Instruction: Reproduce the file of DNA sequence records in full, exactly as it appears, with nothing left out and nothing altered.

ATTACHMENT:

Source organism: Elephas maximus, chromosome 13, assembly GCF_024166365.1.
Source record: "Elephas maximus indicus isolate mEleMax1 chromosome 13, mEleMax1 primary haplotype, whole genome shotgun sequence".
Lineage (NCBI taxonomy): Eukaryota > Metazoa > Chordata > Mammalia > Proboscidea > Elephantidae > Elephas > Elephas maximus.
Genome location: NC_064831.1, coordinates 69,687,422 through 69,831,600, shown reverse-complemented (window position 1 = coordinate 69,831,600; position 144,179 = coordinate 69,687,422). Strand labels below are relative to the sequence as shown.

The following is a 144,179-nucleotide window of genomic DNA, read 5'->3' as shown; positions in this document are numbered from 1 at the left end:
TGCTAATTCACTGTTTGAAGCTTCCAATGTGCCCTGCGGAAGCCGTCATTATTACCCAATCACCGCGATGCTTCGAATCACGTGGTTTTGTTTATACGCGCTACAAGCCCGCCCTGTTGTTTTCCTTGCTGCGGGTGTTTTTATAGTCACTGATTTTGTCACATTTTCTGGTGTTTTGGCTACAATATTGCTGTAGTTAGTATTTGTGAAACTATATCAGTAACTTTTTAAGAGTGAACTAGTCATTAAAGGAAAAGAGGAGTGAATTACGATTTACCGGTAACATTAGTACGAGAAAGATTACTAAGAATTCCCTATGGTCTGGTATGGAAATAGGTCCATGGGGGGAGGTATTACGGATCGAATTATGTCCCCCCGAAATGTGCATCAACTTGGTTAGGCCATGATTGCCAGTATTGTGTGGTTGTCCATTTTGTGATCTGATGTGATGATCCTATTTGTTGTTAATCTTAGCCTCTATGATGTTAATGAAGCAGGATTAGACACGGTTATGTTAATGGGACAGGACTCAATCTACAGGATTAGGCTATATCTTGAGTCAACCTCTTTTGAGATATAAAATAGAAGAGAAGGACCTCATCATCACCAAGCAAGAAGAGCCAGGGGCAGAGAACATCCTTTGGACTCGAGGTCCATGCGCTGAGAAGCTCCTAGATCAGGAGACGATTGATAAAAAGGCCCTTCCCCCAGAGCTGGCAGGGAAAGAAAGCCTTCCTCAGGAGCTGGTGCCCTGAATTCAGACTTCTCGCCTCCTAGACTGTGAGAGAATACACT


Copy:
Source organism: Elephas maximus, chromosome 13, assembly GCF_024166365.1.
Source record: "Elephas maximus indicus isolate mEleMax1 chromosome 13, mEleMax1 primary haplotype, whole genome shotgun sequence".
Lineage (NCBI taxonomy): Eukaryota > Metazoa > Chordata > Mammalia > Proboscidea > Elephantidae > Elephas > Elephas maximus.
Genome location: NC_064831.1, coordinates 69,687,422 through 69,831,600, shown reverse-complemented (window position 1 = coordinate 69,831,600; position 144,179 = coordinate 69,687,422). Strand labels below are relative to the sequence as shown.

The following is a 144,179-nucleotide window of genomic DNA, read 5'->3' as shown; positions in this document are numbered from 1 at the left end:
TGCTAATTCACTGTTTGAAGCTTCCAATGTGCCCTGCGGAAGCCGTCATTATTACCCAATCACCGCGATGCTTCGAATCACGTGGTTTTGTTTATACGCGCTACAAGCCCGCCCTGTTGTTTTCCTTGCTGCGGGTGTTTTTATAGTCACTGATTTTGTCACATTTTCTGGTGTTTTGGCTACAATATTGCTGTAGTTAGTATTTGTGAAACTATATCAGTAACTTTTTAAGAGTGAACTAGTCATTAAAGGAAAAGAGGAGTGAATTACGATTTACCGGTAACATTAGTACGAGAAAGATTACTAAGAATTCCCTATGGTCTGGTATGGAAATAGGTCCATGGGGGGAGGTATTACGGATCGAATTATGTCCCCCCGAAATGTGCATCAACTTGGTTAGGCCATGATTGCCAGTATTGTGTGGTTGTCCATTTTGTGATCTGATGTGATGATCCTATTTGTTGTTAATCTTAGCCTCTATGATGTTAATGAAGCAGGATTAGACACGGTTATGTTAATGGGACAGGACTCAATCTACAGGATTAGGCTATATCTTGAGTCAACCTCTTTTGAGATATAAAATAGAAGAGAAGGACCTCATCATCACCAAGCAAGAAGAGCCAGGGGCAGAGAACATCCTTTGGACTCGAGGTCCATGCGCTGAGAAGCTCCTAGATCAGGAGACGATTGATAAAAAGGCCCTTCCCCCAGAGCTGGCAGGGAAAGAAAGCCTTCCTCAGGAGCTGGTGCCCTGAATTCAGACTTCTCGCCTCCTAGACTGTGAGAGAATACACT